December 27, 2020 8:05:32 pm
A perfectly preserved and frescoed thermopolium, which is a Roman-era fast-food stall, has been discovered in Pompeii — a vast archaeological site in southern Italy’s Campania region. According to a report in The Guardian, researchers unearthed the counter Saturday, “in an exceptional state of preservation”.
The snack bar appears decorated with “polychrome patterns and frozen by volcanic ash”. It was partially exhumed last year, but the team of archaeologists extended work on the site to reveal it in its full glory, the outlet mentions.
It is known that Pompeii was once buried in ash when the nearby Mount Vesuvius erupted in 79 AD, killing many of its residents — between 2,000 and 15,000 people — making it a ghost town. But archaeologists have, over the years, continued to make discoveries here.
The Guardian report further states that the Thermopolium of Regio V — exhumed at what used to be busy intersection of Silver Wedding Street and Alley of Balconies — was the Roman-era equivalent of a fast-food snack stall.
In its current stage, archaeologists have uncovered a number of still life scenes, including depictions of animals, which are believed to have been on the menu — like mallard ducks and a rooster — perhaps to be served with wine or hot beverages.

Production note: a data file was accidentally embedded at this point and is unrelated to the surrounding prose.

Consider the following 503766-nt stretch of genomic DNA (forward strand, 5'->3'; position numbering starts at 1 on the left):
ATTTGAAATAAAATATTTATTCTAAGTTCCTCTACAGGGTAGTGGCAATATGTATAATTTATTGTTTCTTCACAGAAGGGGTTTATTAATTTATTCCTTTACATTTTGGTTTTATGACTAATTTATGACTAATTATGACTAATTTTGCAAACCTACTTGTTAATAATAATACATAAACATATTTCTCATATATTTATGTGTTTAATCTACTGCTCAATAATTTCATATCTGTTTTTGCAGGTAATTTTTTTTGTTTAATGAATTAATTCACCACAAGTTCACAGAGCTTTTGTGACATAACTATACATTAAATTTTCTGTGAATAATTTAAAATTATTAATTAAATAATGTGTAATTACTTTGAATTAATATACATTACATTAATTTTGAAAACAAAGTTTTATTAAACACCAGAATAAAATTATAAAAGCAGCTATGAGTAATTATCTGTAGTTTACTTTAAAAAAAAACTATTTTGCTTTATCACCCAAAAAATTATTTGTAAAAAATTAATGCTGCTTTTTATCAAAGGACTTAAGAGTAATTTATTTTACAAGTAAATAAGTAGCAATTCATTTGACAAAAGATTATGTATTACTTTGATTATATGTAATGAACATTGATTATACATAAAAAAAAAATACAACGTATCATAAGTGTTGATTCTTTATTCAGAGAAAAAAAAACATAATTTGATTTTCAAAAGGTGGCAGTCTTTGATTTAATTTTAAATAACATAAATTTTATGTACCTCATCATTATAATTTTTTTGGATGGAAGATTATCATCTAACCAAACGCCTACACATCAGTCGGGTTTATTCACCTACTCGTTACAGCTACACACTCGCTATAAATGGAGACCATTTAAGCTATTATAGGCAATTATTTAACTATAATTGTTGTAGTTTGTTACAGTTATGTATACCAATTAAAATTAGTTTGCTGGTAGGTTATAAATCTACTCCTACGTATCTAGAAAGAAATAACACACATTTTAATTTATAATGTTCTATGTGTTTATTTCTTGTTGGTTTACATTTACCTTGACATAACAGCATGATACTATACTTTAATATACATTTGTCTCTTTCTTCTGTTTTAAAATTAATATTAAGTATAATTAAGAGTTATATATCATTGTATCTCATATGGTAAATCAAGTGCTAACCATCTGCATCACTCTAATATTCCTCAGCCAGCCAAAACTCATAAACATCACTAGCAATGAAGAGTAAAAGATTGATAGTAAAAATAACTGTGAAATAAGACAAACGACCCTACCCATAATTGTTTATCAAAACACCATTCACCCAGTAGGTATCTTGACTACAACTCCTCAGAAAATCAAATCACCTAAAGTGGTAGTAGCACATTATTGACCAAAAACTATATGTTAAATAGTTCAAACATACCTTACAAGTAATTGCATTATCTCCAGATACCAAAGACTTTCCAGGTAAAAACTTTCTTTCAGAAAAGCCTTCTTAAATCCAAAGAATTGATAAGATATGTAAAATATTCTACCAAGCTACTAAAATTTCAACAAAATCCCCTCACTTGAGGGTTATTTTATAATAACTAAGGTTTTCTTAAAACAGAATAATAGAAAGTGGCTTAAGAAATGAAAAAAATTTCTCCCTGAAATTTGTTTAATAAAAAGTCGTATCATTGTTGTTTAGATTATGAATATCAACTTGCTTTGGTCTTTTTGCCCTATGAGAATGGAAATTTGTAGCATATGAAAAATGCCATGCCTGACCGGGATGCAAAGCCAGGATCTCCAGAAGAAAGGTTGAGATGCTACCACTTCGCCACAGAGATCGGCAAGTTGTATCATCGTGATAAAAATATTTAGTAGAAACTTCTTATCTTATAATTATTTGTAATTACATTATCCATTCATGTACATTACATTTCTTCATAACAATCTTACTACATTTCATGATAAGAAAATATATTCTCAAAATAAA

Sharing a few pictures on his Instagram account, Massimo Osanna, the Director General of National Museums at the Ministry of Cultural Heritage and Activities, and Director of Pompeii, wrote: “The first analyses confirm that the paintings on the counter depict, at least in part, the foodstuffs and drinks which were actually sold inside the Thermopolium. The paintings on the counter include two mallard ducks, and indeed a fragment of duck bone was in fact found inside one of the containers, alongside swine, goats, fish and land snails, indicating the great variety of products of animal origin used in the preparation of the dishes. (sic)”
Amphorae, a water tower and a fountain, were also found along with human remains, including those of a man believed to have been about 50 and discovered near a child’s bed, the report states. “The counter seems to have been closed in a hurry and abandoned by its owners but it is possible that someone, perhaps the oldest man, stayed behind and perished during the first phase of the eruption,” Osanna was quoted as telling Ansa news agency.
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